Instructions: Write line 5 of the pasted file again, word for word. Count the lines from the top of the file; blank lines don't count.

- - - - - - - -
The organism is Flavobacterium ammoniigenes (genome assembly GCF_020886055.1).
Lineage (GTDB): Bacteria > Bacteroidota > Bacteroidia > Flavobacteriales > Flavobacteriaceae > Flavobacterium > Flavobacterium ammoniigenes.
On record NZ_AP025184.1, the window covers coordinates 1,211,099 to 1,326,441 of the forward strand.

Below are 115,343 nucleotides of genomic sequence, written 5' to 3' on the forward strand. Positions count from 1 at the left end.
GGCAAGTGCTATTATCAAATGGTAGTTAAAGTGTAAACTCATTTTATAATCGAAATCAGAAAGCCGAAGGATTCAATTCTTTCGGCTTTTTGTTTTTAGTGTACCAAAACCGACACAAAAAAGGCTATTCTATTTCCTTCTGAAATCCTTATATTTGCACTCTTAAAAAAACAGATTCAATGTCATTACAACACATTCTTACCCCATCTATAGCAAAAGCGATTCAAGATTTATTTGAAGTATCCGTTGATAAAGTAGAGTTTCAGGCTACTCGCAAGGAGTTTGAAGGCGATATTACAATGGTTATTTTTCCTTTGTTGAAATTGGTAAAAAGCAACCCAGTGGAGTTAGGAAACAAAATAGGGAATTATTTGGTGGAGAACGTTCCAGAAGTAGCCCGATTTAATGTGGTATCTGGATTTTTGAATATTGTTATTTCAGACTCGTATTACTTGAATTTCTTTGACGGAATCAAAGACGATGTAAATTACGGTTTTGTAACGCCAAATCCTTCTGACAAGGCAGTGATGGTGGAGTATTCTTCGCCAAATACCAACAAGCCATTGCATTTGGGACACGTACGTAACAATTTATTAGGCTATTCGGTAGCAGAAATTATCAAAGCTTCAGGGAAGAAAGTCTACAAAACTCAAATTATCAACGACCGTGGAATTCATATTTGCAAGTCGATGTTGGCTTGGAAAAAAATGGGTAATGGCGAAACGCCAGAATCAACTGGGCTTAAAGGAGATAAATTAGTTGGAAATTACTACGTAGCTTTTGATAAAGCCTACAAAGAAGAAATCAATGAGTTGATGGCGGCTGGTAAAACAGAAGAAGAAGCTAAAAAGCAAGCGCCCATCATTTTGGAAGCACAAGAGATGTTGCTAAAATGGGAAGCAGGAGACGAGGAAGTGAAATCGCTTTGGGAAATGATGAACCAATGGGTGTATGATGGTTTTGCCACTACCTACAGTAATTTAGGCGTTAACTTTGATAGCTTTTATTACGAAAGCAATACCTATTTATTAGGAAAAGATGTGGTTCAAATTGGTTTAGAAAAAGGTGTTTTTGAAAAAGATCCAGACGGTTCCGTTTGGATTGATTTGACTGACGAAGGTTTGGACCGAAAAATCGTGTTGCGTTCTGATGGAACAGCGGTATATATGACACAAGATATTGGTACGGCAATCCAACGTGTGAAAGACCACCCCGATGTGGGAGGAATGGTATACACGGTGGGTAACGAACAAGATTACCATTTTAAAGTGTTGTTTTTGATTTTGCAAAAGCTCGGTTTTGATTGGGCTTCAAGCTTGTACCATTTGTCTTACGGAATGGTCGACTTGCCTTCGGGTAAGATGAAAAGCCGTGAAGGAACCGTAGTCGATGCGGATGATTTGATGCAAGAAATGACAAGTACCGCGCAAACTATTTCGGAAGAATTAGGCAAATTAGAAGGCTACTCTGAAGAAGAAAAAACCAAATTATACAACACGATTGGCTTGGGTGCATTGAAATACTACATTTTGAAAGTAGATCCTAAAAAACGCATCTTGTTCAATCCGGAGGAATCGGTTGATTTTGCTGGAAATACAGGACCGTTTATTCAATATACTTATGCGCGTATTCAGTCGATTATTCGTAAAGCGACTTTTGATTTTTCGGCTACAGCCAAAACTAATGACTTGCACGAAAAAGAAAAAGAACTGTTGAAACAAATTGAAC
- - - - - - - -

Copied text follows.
GGCAAGTGCTATTATCAAATGGTAGTTAAAGTGTAAACTCATTTTATAATCGAAATCAGAAAGCCGAAGGATTCAATTCTTTCGGCTTTTTGTTTTTAGTGTACCAAAACCGACACAAAAAAGGCTATTCTATTTCCTTCTGAAATCCTTATATTTGCACTCTTAAAAAAACAGATTCAATGTCATTACAACACATTCTTACCCCATCTATAGCAAAAGCGATTCAAGATTTATTTGAAGTATCCGTTGATAAAGTAGAGTTTCAGGCTACTCGCAAGGAGTTTGAAGGCGATATTACAATGGTTATTTTTCCTTTGTTGAAATTGGTAAAAAGCAACCCAGTGGAGTTAGGAAACAAAATAGGGAATTATTTGGTGGAGAACGTTCCAGAAGTAGCCCGATTTAATGTGGTATCTGGATTTTTGAATATTGTTATTTCAGACTCGTATTACTTGAATTTCTTTGACGGAATCAAAGACGATGTAAATTACGGTTTTGTAACGCCAAATCCTTCTGACAAGGCAGTGATGGTGGAGTATTCTTCGCCAAATACCAACAAGCCATTGCATTTGGGACACGTACGTAACAATTTATTAGGCTATTCGGTAGCAGAAATTATCAAAGCTTCAGGGAAGAAAGTCTACAAAACTCAAATTATCAACGACCGTGGAATTCATATTTGCAAGTCGATGTTGGCTTGGAAAAAAATGGGTAATGGCGAAACGCCAGAATCAACTGGGCTTAAAGGAGATAAATTAGTTGGAAATTACTACGTAGCTTTTGATAAAGCCTACAAAGAAGAAATCAATGAGTTGATGGCGGCTGGTAAAACAGAAGAAGAAGCTAAAAAGCAAGCGCCCATCATTTTGGAAGCACAAGAGATGTTGCTAAAATGGGAAGCAGGAGACGAGGAAGTGAAATCGCTTTGGGAAATGATGAACCAATGGGTGTATGATGGTTTTGCCACTACCTACAGTAATTTAGGCGTTAACTTTGATAGCTTTTATTACGAAAGCAATACCTATTTATTAGGAAAAGATGTGGTTCAAATTGGTTTAGAAAAAGGTGTTTTTGAAAAAGATCCAGACGGTTCCGTTTGGATTGATTTGACTGACGAAGGTTTGGACCGAAAAATCGTGTTGCGTTCTGATGGAACAGCGGTATATATGACACAAGATATTGGTACGGCAATCCAACGTGTGAAAGACCACCCCGATGTGGGAGGAATGGTATACACGGTGGGTAACGAACAAGATTACCATTTTAAAGTGTTGTTTTTGATTTTGCAAAAGCTCGGTTTTGATTGGGCTTCAAGCTTGTACCATTTGTCTTACGGAATGGTCGACTTGCCTTCGGGTAAGATGAAAAGCCGTGAAGGAACCGTAGTCGATGCGGATGATTTGATGCAAGAAATGACAAGTACCGCGCAAACTATTTCGGAAGAATTAGGCAAATTAGAAGGCTACTCTGAAGAAGAAAAAACCAAATTATACAACACGATTGGCTTGGGTGCATTGAAATACTACATTTTGAAAGTAGATCCTAAAAAACGCATCTTGTTCAATCCGGAGGAATCGGTTGATTTTGCTGGAAATACAGGACCGTTTATTCAATATACTTATGCGCGTATTCAGTCGATTATTCGTAAAGCGACTTTTGATTTTTCGGCTACAGCCAAAACTAATGACTTGCACGAAAAAGAAAAAGAACTGTTGAAACAAATTGAAC